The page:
Originally, Article 19 contained seven rights. But, the right to acquire, hold and dispose of property was deleted by the 44th Amendment Act of 1978.
These six rights are protected against only state action and not private individuals. Moreover, these rights are available only to the citizens and to shareholders of a company but not to foreigners or legal persons like companies or corporations, etc.
The State can impose ‘reasonable’ restrictions on the enjoyment of these six rights only on the grounds mentioned in the Article 19 itself and not on any other grounds.
Also note that the six rights guaranteed by Article 19 can be suspended only when a National Emergency is declared on the grounds of war or external aggression (i.e., external emergency) and not on the ground of armed rebellion (i.e. internal emergency).
Article 20: Protection in respect of Conviction for Offences
Article 20 grants protection against arbitrary and excessive punishment to an
accused person, whether citizen or foreigner or legal person like a company
or a corporation.
It contains three provisions in this regard:
- No ex-post-facto law: No person shall be (i) convicted of any offence except for violation of a law in force at the time of the commission of the act, nor (ii) subjected to a penalty greater than that prescribed by the law in force at the time of the commission of the act.
- No double jeopardy: No person shall be prosecuted and punished for the same offence more than once.
- No self-incrimination: No person accused of any offence shall be compelled to be a witness against himself.
The prohibition of conviction under an ex-post-facto law applies only to criminal laws and not civil or tax laws. The restriction on double jeopardy does not prohibit trial for the same offence more than once.
Article 21: Protection of Life and Personal Liberty
Article 21 declares that no person shall be deprived of his life or personal liberty except according to procedure established by law. This right is available to both citizens and non-citizens.
The Supreme Court has held that the right to life and personal liberty of a person can be deprived by a law provided the procedure prescribed by that law is reasonable, fair and just. In other words, it has introduced the American expression ‘due process of law’.
The scope of Article 21 is very wide thanks to its broad interpretation by the Supreme Court.
Article 21A: Right to Education
Article 21 A declares that the State shall provide free and compulsory education to all children of the age of six to fourteen years in such a manner as the State may determine.
Thus, this provision makes only elementary education a Fundamental Right and not higher or professional education.
This provision was added by the 86th Constitutional Amendment Act of. This amendment is a major milestone in the country’s aim to achieve ‘Education for All’.
Article 22: Protection against Arrest and Detention
Article 22 grants protection to persons who are arrested or detained. Detention includes, both, punitive as well as preventive detention.
(a) The first part of Article 22 confers the following rights on a person who is arrested or detained under an ordinary law:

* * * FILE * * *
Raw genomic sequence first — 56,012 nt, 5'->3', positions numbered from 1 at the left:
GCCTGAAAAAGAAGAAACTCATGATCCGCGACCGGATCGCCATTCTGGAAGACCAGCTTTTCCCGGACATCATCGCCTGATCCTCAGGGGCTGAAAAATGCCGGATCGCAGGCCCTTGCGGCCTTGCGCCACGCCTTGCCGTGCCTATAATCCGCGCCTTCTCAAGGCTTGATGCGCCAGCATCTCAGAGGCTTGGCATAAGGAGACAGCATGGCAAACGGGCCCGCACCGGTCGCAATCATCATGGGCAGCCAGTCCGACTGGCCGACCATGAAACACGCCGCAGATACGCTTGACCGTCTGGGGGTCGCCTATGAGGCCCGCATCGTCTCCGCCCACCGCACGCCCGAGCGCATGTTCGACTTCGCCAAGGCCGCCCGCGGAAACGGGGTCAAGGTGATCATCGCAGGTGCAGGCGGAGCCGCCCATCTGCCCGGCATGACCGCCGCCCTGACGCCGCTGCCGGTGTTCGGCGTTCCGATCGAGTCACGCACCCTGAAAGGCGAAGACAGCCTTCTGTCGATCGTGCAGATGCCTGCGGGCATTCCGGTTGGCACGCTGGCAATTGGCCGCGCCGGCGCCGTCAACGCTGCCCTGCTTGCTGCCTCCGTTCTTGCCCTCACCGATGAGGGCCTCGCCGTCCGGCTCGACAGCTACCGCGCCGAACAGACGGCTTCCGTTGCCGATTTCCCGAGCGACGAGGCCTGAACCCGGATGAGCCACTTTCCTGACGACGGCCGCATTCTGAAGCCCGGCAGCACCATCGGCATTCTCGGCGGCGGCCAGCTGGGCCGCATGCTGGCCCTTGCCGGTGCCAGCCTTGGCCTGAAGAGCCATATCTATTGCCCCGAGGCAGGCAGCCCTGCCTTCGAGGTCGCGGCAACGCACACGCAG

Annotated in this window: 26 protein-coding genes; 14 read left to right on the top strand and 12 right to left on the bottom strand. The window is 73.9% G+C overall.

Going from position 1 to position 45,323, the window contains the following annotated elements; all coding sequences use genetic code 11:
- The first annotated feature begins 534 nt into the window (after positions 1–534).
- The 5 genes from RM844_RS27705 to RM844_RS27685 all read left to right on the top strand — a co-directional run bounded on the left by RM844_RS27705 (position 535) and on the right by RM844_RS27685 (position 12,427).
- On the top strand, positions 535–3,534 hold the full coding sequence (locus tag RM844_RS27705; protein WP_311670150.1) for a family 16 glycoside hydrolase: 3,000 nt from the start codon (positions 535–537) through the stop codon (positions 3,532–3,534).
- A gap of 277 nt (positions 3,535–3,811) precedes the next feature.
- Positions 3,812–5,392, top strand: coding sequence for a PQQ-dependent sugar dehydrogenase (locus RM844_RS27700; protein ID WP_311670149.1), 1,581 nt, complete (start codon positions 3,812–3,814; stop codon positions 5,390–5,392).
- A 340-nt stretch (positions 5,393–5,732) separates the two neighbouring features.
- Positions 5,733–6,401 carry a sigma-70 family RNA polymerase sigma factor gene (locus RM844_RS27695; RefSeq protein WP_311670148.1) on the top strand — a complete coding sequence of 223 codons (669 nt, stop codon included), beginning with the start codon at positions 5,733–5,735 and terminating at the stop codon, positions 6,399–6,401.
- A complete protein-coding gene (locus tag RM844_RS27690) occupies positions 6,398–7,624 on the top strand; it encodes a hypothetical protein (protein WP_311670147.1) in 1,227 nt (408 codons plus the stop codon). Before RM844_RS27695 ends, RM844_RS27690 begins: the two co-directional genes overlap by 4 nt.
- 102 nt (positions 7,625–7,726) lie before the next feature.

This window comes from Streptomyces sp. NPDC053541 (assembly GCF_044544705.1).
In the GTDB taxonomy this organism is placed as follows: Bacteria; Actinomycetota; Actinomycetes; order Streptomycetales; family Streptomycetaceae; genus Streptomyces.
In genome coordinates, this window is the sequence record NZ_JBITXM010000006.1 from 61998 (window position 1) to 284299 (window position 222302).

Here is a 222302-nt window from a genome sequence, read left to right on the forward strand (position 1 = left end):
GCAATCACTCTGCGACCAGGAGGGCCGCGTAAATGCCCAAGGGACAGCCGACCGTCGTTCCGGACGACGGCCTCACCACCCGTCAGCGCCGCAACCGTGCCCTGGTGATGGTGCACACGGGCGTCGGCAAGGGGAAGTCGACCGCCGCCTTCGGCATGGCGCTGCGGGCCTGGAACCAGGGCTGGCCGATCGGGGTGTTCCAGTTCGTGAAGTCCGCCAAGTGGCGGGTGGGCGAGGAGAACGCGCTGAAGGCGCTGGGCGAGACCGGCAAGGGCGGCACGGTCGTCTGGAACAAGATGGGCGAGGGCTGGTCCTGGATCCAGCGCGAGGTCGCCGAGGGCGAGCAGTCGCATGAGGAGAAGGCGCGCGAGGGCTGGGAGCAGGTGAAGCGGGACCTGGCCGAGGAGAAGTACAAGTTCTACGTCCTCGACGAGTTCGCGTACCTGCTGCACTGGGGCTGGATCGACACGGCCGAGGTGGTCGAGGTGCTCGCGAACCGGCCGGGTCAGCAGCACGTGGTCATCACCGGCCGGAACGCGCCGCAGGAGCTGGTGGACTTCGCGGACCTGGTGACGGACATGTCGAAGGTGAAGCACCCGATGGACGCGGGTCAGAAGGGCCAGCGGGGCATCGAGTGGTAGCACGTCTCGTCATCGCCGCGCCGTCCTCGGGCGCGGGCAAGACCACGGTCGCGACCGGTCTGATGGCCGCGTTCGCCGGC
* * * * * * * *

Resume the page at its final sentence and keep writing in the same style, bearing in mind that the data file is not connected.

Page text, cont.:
(i) Right to be informed of the grounds of arrest.
(ii) Right to consult and be defended by a legal practitioner.
(iii) Right to be produced before a magistrate within 24 hours, excluding the journey time.
(iv) Right to be released after 24 hours unless the magistrate authorises further detention.
These safeguards are not available to an enemy alien or a person arrested or detained under a preventive detention law.
(b) The second part of Article 22 grants protection to persons who are arrested or detained under a preventive detention law. This protection is available to both citizens as well as aliens and includes the following:
(i) The detention of a person cannot exceed three months unless an advisory board reports sufficient cause for extended detention. The board is to consist of judges of a high court.
(ii) The grounds of detention should be communicated to the detenu. However, the facts considered to be against the public interest need not be disclosed.
(iii) The detenu should be afforded an opportunity to make a representation against the detention order.
Right Against Exploitation
Article 23: Prohibition of Traffic in Human Beings and Forced Labour
Article 23 prohibits traffic in human beings, begar (forced labour) and other similar forms of forced labour. Any contravention of this provision shall be an offence punishable in accordance with law. This right is available to both citizens and non-citizens. It protects the individual not only against the State but also against private persons.
The expression ‘traffic in human beings’ include (a) selling and buying of men, women and children like goods; (b) immoral traffic in women and children, including prostitution; (c) devadasis; and (d) slavery.
The term ‘forced labour’ means compelling a person to work against his will. The word ‘force’ includes not only physical or legal force but also force arising from the compulsion of economic circumstances, that is, working for less than the minimum wage.
However, the State or government is permitted to impose compulsory service for public purposes, as for example, military service or social service, for which it is not bound to pay.
Article 24: Prohibition of Child Labour
Article 24 prohibits the employment of children below the age of 14 years in any factory, mine or other hazardous activities like construction work or railway. But it does not prohibit their employment in any harmless or innocent work.